By Alex Kiprotich
As political temperature rises over the Mau settlement, focus turns to powerful people in Government who facilitated the excision and plunder of the forest.
One man has followed the emotive debate keenly but has maintained studious silence despite allegations concerning his role.
Mr Sammy Mwaita Human encroachment is the biggest threat to the Mau water catchment. Photo: File/Standard
Mr Sammy Mwaita, who was the Commissioner of Lands at the time admits being responsible for degazetting parts of Mau Forest, reveals how powerful people benefited from the Mau settlements.
Mr Sammy Mwaita
Human encroachment is the biggest threat to the Mau water catchment. Photo: File/Standard
"Nobody with land can escape because records are clear. Some of those who are chest thumping are in self-denial," he told The Standard on Sunday.
He said even those who have already sold their parcels of land are in denial because records show who owns what and where.
"They will deny but they know what they have or what they owned and who they sold it to," he says.
Mwaita has been mentioned in Prime Minister Raila’s Odinga’s taskforce on Mau as one of those who benefited from the illegal allocations. He admits owning 20 hectares in Ngongongeri extension in Eastern Mau, Nakuru District.
‘I have no apologies’
"I was allocated land by the President and I feel proud to own it. I have no apologies," he says.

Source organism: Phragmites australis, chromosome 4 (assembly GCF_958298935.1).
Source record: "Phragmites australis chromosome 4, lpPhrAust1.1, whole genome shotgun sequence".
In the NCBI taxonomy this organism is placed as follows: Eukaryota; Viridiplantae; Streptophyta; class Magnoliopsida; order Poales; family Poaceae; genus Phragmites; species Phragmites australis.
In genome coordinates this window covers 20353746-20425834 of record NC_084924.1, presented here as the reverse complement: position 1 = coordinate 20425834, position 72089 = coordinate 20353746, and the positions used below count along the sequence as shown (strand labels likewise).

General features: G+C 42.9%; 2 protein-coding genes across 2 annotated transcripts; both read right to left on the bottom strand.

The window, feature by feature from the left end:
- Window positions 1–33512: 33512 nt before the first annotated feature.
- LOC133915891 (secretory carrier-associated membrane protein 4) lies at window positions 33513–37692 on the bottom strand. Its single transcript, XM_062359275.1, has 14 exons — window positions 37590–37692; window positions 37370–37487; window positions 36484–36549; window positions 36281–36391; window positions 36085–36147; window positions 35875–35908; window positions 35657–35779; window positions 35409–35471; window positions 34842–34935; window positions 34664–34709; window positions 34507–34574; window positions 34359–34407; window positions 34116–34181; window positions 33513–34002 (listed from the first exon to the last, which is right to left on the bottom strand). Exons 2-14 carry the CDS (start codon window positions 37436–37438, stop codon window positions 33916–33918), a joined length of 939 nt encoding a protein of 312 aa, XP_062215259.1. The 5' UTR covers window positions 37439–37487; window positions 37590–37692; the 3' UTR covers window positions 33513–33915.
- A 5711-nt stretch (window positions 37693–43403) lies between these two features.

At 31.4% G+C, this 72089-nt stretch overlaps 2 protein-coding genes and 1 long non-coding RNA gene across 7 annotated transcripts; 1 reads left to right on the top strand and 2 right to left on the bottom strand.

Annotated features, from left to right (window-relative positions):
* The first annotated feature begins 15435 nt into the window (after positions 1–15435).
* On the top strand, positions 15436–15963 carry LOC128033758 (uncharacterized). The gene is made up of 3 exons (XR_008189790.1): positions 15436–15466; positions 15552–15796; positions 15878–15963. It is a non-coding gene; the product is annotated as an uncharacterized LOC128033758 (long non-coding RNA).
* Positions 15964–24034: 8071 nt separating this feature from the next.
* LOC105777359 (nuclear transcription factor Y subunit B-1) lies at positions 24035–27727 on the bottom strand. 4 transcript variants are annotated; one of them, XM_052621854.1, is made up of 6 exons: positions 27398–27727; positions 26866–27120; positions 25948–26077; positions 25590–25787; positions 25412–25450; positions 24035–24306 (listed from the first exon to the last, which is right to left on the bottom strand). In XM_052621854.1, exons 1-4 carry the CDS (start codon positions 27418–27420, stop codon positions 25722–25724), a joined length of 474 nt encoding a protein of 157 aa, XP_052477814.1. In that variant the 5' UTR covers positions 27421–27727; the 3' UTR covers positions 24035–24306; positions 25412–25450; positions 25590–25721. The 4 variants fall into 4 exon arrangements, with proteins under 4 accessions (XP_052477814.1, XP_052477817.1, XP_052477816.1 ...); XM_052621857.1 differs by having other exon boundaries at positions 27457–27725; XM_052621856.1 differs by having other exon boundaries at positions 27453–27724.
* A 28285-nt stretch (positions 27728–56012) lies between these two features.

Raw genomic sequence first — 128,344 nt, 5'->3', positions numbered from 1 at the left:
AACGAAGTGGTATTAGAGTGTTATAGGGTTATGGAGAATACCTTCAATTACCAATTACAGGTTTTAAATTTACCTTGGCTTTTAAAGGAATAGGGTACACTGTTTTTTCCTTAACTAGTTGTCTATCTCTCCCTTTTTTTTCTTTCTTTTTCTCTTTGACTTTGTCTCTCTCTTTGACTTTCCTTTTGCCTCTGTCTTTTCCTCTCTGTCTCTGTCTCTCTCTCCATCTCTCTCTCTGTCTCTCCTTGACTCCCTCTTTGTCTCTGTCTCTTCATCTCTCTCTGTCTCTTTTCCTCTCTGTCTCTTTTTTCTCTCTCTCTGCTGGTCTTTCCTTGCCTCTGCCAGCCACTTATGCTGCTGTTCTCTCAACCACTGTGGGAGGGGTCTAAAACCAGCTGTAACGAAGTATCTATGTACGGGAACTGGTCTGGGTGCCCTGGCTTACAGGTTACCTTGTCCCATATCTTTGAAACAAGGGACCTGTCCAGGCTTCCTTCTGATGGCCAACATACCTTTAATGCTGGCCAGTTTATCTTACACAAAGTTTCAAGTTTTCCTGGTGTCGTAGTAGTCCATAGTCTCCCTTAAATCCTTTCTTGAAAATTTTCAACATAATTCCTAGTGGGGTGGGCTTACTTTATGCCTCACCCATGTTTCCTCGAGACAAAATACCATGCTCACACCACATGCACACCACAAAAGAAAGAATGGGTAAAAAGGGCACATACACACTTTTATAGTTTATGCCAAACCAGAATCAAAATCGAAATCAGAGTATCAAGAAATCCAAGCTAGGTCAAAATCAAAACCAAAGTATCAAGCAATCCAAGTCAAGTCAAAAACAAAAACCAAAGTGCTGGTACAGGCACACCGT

Mwaita, who served as Lands Commissioner between 2000 and 2003, denies he is to blame for approving irregular allocations.
He claims his only role was to degazette the land in 2001 and facilitate issuance of title deeds through the Lands Registrar.
"The only part I played was to degazette forest land, which had been settled on long before I came into office," he says. He maintains he was only following a Government directive.
"The law is very clear on the work of the Commissioner of Lands and I do not regret anything because I was simply following the law," he says.
He says out of the more than 60,000 acres excised in the Mau, he only gave out 3,000.
"The only parcels of land I gave out is the Kiptagich extension, which comprises 600 plots," he adds.
He claims allocation of land was done by the Provincial Administration and the Forest department.
"Almost everybody who has land in the Mau got it before it was degazetted," he notes.
Mwaita says settlement in Mau dates back to 1979 but intensified in mid 1990s when the World Bank compelled the Government to settle the Ogiek community.
In 1995, Kenya Indigenous Forest Conservation surveyed the area and proposed that 25,000 hectares be excised for forest dwelling communities, he explains.
"This opened room for misuse and doctoring of names of beneficiaries and prominent personalities ended up benefiting," he says.
Nonetheless, he maintains the principal aim of resettling the Ogiek was achieved.
He argues his office was by-passed and people who spearheaded the settlement and issuance of allotment letters were Provincial Administration officials in Rift Valley. He claims former ministers of Environment and Land and Settlement should disclose their roles in the excision of the forest.
"The minister in charge of Environment did the paper work that authorised the excision of parts of the forest. The High Court even stopped former Minister Francis Nyenze from excising it in 2001," he says.